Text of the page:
“I wasn’t afraid of the bombs. To me, nighttime air raids over Glasgow were just the way life was—noisy, but not frightening. I accepted them the same way I accepted food shortages and soldiers in the streets; British and American uniforms side by side. At the first wail of the sirens I would climb into a chair beside the window to watch the city black out street by street, until all I could see was the flicker of flashlights as wardens went from house to house checking blackout curtains. As far as I knew, life had never been any different. Outside I could hear men shouting, fire fighting equipment rumbling by. Sometimes there would be earth-rocking explosions as bombs struck the Clyde Bank shipyards nearby.”
Those are my childhood memories I wrote in my book Scott Free a number of years ago.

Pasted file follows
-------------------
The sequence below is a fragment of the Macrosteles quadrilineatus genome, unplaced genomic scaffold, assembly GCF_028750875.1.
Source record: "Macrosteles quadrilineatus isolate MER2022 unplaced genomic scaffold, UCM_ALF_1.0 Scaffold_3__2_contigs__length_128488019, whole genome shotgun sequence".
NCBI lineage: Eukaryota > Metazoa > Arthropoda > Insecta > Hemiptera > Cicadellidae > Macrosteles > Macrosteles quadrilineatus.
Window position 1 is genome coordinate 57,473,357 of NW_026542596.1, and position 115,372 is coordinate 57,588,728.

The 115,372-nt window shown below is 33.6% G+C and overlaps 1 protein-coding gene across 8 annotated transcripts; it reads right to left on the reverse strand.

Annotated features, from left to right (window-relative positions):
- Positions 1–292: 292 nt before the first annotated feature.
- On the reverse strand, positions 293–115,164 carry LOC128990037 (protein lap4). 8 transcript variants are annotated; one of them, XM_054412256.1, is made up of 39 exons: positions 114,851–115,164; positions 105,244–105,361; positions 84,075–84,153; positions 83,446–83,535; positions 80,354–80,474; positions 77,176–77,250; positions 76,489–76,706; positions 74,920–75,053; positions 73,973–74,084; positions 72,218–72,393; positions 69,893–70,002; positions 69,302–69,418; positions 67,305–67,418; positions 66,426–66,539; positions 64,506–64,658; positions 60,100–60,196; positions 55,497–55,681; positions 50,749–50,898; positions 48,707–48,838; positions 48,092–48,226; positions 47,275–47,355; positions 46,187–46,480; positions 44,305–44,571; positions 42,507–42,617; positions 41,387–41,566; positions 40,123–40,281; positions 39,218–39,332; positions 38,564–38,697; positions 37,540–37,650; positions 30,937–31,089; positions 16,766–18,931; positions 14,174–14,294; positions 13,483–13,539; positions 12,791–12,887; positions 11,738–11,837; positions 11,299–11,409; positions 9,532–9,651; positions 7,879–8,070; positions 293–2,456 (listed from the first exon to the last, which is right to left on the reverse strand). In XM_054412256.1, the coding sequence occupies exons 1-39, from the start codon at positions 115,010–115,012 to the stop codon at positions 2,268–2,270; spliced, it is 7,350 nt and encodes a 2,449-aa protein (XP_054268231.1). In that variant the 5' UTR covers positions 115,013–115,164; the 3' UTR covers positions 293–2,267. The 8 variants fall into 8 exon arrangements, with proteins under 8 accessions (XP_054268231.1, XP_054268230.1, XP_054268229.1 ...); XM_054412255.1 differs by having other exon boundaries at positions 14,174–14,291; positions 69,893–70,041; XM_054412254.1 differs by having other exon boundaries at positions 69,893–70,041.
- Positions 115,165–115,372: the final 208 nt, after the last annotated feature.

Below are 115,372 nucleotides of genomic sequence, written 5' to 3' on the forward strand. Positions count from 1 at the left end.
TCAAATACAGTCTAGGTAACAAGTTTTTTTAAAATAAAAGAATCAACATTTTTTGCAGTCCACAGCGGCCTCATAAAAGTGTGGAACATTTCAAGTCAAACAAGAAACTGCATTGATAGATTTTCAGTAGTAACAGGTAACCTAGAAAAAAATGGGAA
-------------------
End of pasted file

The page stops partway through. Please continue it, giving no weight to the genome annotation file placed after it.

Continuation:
As young as I was then, old memories are being stirred up as my wife Nedra and I have been watching the Ken Burns PBS series on The War. We wept and prayed.
What a horror, what sacrifices, what a price; and what selfless heroism.
For those of you who may have missed the series, PBS is showing individual episodes on Wednesdays for the next seven weeks.
Give it 15 minutes and you will be hooked. If you have the facility to record it, do so.
Yesterdays’s USA Today newspaper has published the third feature story on THE WAR. High schools throughout the country are being equipped with free resource kits to supply history classes. Local PBS stations across the USA are interviewing the men and women of that generation in their towns and cities. The Library of Congress is urging people to record stories of World War II veterans before their stories are lost forever as more than 1,000 veterans die every day.
As one observer stated “this is turning into a social movement.”
Memorial Day is more than beer party and the beginning of summer; and Thanksgiving Day more than turkey; it should be a time to express gratitude to God and the men and women who gave their all.
As an immigrant son to America I just want to say, thank you and with Winston Churchill salute those who gave their “blood, sweat, and tears.”
Contact Scott Ross